Ireland’s Oldest Harp
Dating from 15th century legend has it that this harp belonged to Brian Boru, who died at the battle of Clontarf in 1014. It is the finest known example of this traditional Irish instrument. The design for our national emblem is based on this harp.
About the 1916 Proclamation of the Irish Republic
This is one of the few remaining copies of the 1916 Proclamation of the Irish Republic which was read outside the General Post Office on 24 April 1916 by Patrick Pearse at the start of the Easter Rising.
The Long Room
65 metres long and holds 200,000 of the Library’s oldest books. The Old Library is a working library and celebrated the tercentenary of its foundation in 2012.
About the W.B Yeats Exhibition
The publishing history of W.B. Yeats’s works in the first half of the twentieth century is inextricably bound up with the Cuala Press, formerly the Dun Emer Press, which was run by the poet’s sister Elizabeth. Not only were the first editions of several of Yeats’s poetry collections, such as In the Seven Woods, The green helmet and other poems and The wild swans at Coole printed at the Press, but Yeats also acted as literary editor for the business and was responsible for selecting what was printed by it. Consequently, books by most of the principal literary figures in Ireland at the time appeared under the Cuala Press imprint, including works by George Russell (‘AE’), Douglas Hyde, J.M. Synge and Lady Gregory. Individual poems by James Stephens, Seumas O’Sullivan and Padraic Colum were printed on the Cuala Press broadsides, often accompanied by an illustration by the poet’s brother, Jack B. Yeats.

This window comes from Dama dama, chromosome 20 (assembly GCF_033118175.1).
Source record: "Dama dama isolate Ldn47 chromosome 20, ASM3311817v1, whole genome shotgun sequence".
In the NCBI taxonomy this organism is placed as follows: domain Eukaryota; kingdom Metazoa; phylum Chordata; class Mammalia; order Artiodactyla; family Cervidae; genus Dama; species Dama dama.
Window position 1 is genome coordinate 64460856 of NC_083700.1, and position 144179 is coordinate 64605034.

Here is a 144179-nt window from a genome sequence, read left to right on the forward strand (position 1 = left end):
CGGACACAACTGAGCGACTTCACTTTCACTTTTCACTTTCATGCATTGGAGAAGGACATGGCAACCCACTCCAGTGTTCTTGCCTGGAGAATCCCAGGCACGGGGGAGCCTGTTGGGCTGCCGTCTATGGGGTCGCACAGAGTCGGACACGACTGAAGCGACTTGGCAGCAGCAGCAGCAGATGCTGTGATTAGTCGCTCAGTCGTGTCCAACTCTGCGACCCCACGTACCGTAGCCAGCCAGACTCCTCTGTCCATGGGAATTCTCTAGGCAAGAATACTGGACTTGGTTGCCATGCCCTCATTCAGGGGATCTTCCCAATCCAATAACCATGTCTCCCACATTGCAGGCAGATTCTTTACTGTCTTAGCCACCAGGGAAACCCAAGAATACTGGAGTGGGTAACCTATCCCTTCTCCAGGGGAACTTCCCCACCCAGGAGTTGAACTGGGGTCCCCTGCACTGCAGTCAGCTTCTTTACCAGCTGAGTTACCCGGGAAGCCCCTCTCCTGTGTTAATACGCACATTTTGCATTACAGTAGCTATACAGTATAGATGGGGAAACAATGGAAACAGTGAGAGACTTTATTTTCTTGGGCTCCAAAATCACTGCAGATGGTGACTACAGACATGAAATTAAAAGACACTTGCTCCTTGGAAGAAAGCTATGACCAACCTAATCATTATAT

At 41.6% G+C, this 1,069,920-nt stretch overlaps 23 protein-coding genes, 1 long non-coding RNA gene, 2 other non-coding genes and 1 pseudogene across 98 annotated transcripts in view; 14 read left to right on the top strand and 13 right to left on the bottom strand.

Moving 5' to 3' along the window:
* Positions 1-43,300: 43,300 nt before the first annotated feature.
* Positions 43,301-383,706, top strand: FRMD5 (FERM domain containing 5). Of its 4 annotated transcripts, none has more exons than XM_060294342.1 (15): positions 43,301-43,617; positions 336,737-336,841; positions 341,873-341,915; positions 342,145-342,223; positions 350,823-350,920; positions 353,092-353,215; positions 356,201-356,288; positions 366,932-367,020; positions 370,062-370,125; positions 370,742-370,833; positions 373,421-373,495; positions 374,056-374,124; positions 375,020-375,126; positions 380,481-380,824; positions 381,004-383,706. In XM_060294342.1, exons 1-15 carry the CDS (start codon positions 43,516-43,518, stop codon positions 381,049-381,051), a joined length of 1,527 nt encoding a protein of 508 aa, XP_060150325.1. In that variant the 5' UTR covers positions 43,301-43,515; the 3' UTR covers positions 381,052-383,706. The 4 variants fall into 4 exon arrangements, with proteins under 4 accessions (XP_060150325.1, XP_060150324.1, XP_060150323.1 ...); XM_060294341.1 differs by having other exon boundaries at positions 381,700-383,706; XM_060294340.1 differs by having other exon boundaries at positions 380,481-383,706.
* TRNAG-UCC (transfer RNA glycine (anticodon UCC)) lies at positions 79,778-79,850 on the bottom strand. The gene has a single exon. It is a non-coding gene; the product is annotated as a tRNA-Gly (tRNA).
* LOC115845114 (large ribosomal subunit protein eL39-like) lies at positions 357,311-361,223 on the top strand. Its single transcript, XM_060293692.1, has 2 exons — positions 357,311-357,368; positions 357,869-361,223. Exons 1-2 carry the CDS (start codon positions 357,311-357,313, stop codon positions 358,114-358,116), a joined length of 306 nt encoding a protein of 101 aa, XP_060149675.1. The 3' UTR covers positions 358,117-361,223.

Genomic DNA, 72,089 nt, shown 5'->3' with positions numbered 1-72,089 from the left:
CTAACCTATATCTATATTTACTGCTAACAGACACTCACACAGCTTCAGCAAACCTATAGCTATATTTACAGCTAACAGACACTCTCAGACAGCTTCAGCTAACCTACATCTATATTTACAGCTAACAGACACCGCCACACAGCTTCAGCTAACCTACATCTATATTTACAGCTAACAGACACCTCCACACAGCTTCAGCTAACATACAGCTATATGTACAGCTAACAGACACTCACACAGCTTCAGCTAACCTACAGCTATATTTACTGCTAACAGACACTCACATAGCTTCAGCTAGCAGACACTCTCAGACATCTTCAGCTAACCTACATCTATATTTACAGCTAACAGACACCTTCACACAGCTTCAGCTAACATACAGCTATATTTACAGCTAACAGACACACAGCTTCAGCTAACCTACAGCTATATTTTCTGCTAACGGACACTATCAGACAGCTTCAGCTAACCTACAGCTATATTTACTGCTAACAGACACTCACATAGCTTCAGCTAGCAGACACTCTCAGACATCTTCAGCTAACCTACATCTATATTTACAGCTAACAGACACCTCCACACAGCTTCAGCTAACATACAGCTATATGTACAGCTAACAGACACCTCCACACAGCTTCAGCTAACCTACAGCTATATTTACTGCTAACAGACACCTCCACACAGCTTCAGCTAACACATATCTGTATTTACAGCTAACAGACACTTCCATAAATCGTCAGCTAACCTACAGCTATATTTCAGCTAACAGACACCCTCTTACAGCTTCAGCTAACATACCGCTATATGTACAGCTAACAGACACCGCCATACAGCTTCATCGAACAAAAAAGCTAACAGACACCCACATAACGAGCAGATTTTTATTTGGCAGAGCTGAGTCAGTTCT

This small exhibition has been prepared to celebrate the 150th anniversary of the poet’s birth on 13th June 1865. The Library is particularly rich in material relating to W.B. Yeats: the holdings include both the Cuala Press and the Yeats collections of printed books, as well as a collection of Cuala Press archives presented by the poet’s children, Michael and Anne Yeats, in 1986.
About the Waterloo and Gallipoli Exhibit
There are two elements to the exhibition. One comprises some letters from John Ormsby Vandaleur, an Irishman who led the British Cavalry on the field of battle when Lord Uxbridge had his leg shattered late in the day. These are to acknowledge the number of Irishmen who served in the British Army, both at Waterloo and a century later, in WWI.
The other element comprises a diary recording a visit to the battle site a year after the battle and a scrapbook with botanical souvenirs, collected on the battlefield seventy years later. These are to pose a question about how sites of murderous warfare and largescale death quickly become tourist attractions.